Natural and organic ingredients take some of the guilt away with two unique Canadian spirits
By Ted McIntyre
There’s a thin, green, hand-dipped wax seal on my Schramm Organic Gin, and it’s taking a while to peel away. Consider it part of the anticipation of this unique concoction.
Featuring a base distilled from organic potatoes from Pemberton, B.C.’s famed “Spud Valley,” the creation gets its moniker from owner and master distiller Tyler Schramm, who trained in Brewing & Distilling at the renowned Heriot-Watt University in Scotland. He’s a young buck for such titles, but then Pemberton Distillery is a young operation, having just opened five years ago. But it’s a place in which the local tourism folks like to steer visiting media, particularly those teeing it up a scant nine-minute drive away at Big Sky Golf Club, that beautifully maturing Robert Cupp design that rests up against the spectacular 8,500-foot canvas of Mt. Currie. If there’s a better backdrop to watch the flight of a tee shot in Canada, I haven’t seen it.
Pemberton Distillery is situated in a somewhat more non-descript location—a humble warehouse on an industrial-type road—but one that churns out a variety of exceptional inebriants, including organic potato vodka, absinthe, schnapps and liqueurs, as well as organic whisky and brandy from locally grown grains and fruits.
Contributing in its own little way to the global gin renaissance—even Queen Elizabeth II mixes it with a splash of Dubonnet before lunch every day—Schramm’s organic spirit is clean and crisp in a London Dry sort of way. There’s an earthy quality to it, likely attributable to the potato base, as opposed to the traditional grains employed in distillation. There’s a keen aroma of cucumber skin to the nose, with rosehip and juniper close on its tail, and a little kick of Ceylon cinnamon—one of eight botanical ingredients that also include coriander seed, orange peel, angelica root, hops and various herbs. But it all makes for a truly harmonious blend, giving the final product great sophistication.
And I love the personal touch of the hand-signed and numbered labels!
Schramm Organic Gin: $45 (375 ml for $25) 44% alcohol; www.peertondistillermby.ca/gin.html
SAMPLING THE GREAT WHITE NORTH
There’s a Great White North tradition for gin, it being a favourite tipple of explorers, gold prospectors and trappers in Canada, when it was prized for its reputed medicinal qualities. That tradition continues a little more than 3,200 kms northeast of Pemberton (as the crow flies—forget about the driving distance!) in the Ungava Peninsula in Nunavik, Quebec. In that far north corner of the province, a pair of employees of Domaine Pinnacle have just taken advantage of the six-week harvest window to pick the six rare botanicals that go into Ungava gin.
Indigenous to that remote part of the Arctic, the ingredients of Nordic juniper, wild rose hips, cloudberry (a hard-to-find tarty berry), crowberry, Labrador tea and a close acquaintance of that tea, Ukiurtatuq, are naturally steeped until the corn-based gin takes on its complex flavour and distinctive sunny hue, a neon yellow it primarily owes to the rosehips but which Domaine president Charles Crawford once described to Maclean’s magazine as looking “a bit like morning’s vitamin-enriched urine.”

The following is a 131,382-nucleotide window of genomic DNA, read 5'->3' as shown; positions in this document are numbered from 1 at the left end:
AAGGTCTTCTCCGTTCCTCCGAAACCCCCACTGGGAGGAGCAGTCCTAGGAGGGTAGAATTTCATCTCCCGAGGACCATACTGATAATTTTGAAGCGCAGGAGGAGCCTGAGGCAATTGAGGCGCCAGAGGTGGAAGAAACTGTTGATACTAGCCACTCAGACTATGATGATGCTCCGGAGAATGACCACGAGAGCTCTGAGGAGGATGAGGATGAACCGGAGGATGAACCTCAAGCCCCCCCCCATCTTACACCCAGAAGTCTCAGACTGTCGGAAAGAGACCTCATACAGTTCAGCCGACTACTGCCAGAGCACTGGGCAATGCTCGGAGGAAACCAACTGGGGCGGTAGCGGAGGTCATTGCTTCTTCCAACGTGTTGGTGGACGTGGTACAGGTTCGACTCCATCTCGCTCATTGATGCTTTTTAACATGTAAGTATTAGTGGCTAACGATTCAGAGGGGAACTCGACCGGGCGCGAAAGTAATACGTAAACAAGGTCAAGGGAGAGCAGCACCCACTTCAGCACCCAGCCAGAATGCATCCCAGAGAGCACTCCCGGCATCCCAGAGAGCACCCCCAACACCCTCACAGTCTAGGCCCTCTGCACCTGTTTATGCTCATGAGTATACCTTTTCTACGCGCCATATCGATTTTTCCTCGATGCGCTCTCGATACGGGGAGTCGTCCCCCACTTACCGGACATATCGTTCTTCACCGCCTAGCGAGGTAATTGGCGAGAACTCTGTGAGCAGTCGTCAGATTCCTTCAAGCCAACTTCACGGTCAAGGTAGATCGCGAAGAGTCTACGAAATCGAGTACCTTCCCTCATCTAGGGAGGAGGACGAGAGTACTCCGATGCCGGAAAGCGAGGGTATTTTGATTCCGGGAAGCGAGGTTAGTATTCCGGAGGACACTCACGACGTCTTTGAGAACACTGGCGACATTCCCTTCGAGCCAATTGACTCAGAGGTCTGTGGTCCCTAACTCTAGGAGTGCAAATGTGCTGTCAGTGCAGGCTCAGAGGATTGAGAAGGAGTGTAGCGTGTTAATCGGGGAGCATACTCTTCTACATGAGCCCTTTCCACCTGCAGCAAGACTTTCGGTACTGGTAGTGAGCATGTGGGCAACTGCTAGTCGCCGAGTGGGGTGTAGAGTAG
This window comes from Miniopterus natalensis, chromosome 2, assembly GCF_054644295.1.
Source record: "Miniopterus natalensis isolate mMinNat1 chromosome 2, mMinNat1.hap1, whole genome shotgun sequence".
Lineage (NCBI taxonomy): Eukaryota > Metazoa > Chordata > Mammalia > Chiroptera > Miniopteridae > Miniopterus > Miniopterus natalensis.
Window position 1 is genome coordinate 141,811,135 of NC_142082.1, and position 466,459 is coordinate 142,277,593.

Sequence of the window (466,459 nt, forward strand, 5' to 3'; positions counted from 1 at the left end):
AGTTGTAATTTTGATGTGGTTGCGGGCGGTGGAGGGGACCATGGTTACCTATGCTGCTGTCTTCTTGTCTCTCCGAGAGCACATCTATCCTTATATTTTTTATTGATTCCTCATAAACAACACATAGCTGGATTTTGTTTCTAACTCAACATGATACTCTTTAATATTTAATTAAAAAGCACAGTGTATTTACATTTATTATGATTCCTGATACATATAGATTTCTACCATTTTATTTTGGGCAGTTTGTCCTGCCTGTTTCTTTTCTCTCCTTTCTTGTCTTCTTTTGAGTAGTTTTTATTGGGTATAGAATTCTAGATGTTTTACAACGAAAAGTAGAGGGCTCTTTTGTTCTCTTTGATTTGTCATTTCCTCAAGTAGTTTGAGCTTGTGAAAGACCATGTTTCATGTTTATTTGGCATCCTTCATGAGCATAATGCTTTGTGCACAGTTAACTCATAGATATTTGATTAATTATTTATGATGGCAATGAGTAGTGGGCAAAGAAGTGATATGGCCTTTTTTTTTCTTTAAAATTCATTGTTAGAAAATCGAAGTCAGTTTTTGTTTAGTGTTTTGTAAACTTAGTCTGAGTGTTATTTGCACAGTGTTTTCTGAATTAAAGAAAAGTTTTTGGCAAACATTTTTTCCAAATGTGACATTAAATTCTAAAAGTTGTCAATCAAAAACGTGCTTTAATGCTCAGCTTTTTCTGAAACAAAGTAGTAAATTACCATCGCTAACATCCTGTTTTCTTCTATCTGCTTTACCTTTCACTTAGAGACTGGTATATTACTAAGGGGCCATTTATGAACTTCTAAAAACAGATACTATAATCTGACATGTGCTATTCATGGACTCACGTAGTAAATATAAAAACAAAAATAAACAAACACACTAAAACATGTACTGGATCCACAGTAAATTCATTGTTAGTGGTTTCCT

Admittedly, the colour can be a tad off-putting, particularly for a traditionally clear spirit. But this perfumy recipe claimed Best in Show honours at the 2013 World Spirits Competition in Austria and is now sold around the world.
Part of a process that respects the environment and Inuit traditions, the rare plants and berries impart a unique bouquet. As with almost all gins, juniper is the first fragrance to arrest the nose, but it’s complemented by ground-up rose petals and orange and lemon rind.
As a cocktail, try the Ungava Beach: 1.5 oz of Ungava gin, 2 oz of coconut water, 1.5 oz of club soda and 0.5 oz of a simple syrup, with a grapefruit wedge squeezed into an Old Fashioned and garnished with a grapefruit slice.
As for the contemporary packaging, the bottle itself, which looks as though it was carved from a block of ice, features the Inuit language of Inuktitut, its unique script depicting the name “Ungava” in syllabics on its labels and bottles.
Fortunately for fans of this aromatic creation, Ungava is actually produced 1,600 kms south in Cowansville, Quebec, and dispensed in most provinces across the country.
Some of the finished product is trucked 19 kms further south to the family-owned orchard, cidery and boutique on a beautiful heritage property near the historic village of Frelighsburg in Quebec’s Eastern Townships, overlooking Pinnacle Mountain and right on the border of Vermont.
For visiting golfers, the distillery is fortuitously also home to Cowansville Golf Club, one of Quebec’s most esteemed public tracks. Well conditioned and easy on the eye with its mountainous panorama, this deftly routed 1964 Howard Watson beauty teems with mature maple and coniferous trees. And with walking fees topping out at just $50, with $10 cart rentals, it’s also one of the region’s most appealing golf values.
Better yet, when the round is spent and it’s time to sidle up to the clubhouse bar, there’s happily an Ungava and tonic on the menu.
Just don’t mind the colour.
Ungava Gin: $34.95, LCBO, 43.1% alcohol; www.ungava-gin.com